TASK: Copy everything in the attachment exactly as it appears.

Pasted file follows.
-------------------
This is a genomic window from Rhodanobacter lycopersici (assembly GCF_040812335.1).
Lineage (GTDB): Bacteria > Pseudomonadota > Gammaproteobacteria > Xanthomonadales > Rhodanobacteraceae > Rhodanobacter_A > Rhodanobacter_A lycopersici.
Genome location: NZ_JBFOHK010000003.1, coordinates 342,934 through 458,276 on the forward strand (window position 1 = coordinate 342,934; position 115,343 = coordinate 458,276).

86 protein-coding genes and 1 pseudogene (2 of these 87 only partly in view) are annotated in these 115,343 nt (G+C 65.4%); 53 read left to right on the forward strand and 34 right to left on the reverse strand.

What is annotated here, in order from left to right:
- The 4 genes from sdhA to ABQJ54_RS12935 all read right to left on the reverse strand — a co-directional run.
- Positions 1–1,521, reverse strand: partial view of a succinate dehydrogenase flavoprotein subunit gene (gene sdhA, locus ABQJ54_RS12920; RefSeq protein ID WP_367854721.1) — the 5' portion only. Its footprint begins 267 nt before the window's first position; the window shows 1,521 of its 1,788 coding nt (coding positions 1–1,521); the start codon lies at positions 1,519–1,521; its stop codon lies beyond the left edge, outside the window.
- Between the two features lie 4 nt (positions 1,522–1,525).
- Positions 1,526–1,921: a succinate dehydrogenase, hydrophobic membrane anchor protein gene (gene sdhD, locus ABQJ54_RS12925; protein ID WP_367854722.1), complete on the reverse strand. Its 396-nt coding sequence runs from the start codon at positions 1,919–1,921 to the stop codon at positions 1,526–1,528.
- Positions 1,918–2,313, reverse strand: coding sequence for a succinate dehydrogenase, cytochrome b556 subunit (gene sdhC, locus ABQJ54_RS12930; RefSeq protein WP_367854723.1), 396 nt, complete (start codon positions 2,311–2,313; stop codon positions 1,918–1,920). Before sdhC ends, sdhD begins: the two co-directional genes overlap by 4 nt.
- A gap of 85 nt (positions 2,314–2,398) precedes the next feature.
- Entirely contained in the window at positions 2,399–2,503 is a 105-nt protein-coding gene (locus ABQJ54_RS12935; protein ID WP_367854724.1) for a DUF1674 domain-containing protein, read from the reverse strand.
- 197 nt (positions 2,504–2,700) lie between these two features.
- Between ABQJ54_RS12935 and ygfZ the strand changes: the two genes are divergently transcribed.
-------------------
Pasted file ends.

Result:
This is a genomic window from Rhodanobacter lycopersici (assembly GCF_040812335.1).
Lineage (GTDB): Bacteria > Pseudomonadota > Gammaproteobacteria > Xanthomonadales > Rhodanobacteraceae > Rhodanobacter_A > Rhodanobacter_A lycopersici.
Genome location: NZ_JBFOHK010000003.1, coordinates 342,934 through 458,276 on the forward strand (window position 1 = coordinate 342,934; position 115,343 = coordinate 458,276).

86 protein-coding genes and 1 pseudogene (2 of these 87 only partly in view) are annotated in these 115,343 nt (G+C 65.4%); 53 read left to right on the forward strand and 34 right to left on the reverse strand.

What is annotated here, in order from left to right:
- The 4 genes from sdhA to ABQJ54_RS12935 all read right to left on the reverse strand — a co-directional run.
- Positions 1–1,521, reverse strand: partial view of a succinate dehydrogenase flavoprotein subunit gene (gene sdhA, locus ABQJ54_RS12920; RefSeq protein ID WP_367854721.1) — the 5' portion only. Its footprint begins 267 nt before the window's first position; the window shows 1,521 of its 1,788 coding nt (coding positions 1–1,521); the start codon lies at positions 1,519–1,521; its stop codon lies beyond the left edge, outside the window.
- Between the two features lie 4 nt (positions 1,522–1,525).
- Positions 1,526–1,921: a succinate dehydrogenase, hydrophobic membrane anchor protein gene (gene sdhD, locus ABQJ54_RS12925; protein ID WP_367854722.1), complete on the reverse strand. Its 396-nt coding sequence runs from the start codon at positions 1,919–1,921 to the stop codon at positions 1,526–1,528.
- Positions 1,918–2,313, reverse strand: coding sequence for a succinate dehydrogenase, cytochrome b556 subunit (gene sdhC, locus ABQJ54_RS12930; RefSeq protein WP_367854723.1), 396 nt, complete (start codon positions 2,311–2,313; stop codon positions 1,918–1,920). Before sdhC ends, sdhD begins: the two co-directional genes overlap by 4 nt.
- A gap of 85 nt (positions 2,314–2,398) precedes the next feature.
- Entirely contained in the window at positions 2,399–2,503 is a 105-nt protein-coding gene (locus ABQJ54_RS12935; protein ID WP_367854724.1) for a DUF1674 domain-containing protein, read from the reverse strand.
- 197 nt (positions 2,504–2,700) lie between these two features.
- Between ABQJ54_RS12935 and ygfZ the strand changes: the two genes are divergently transcribed.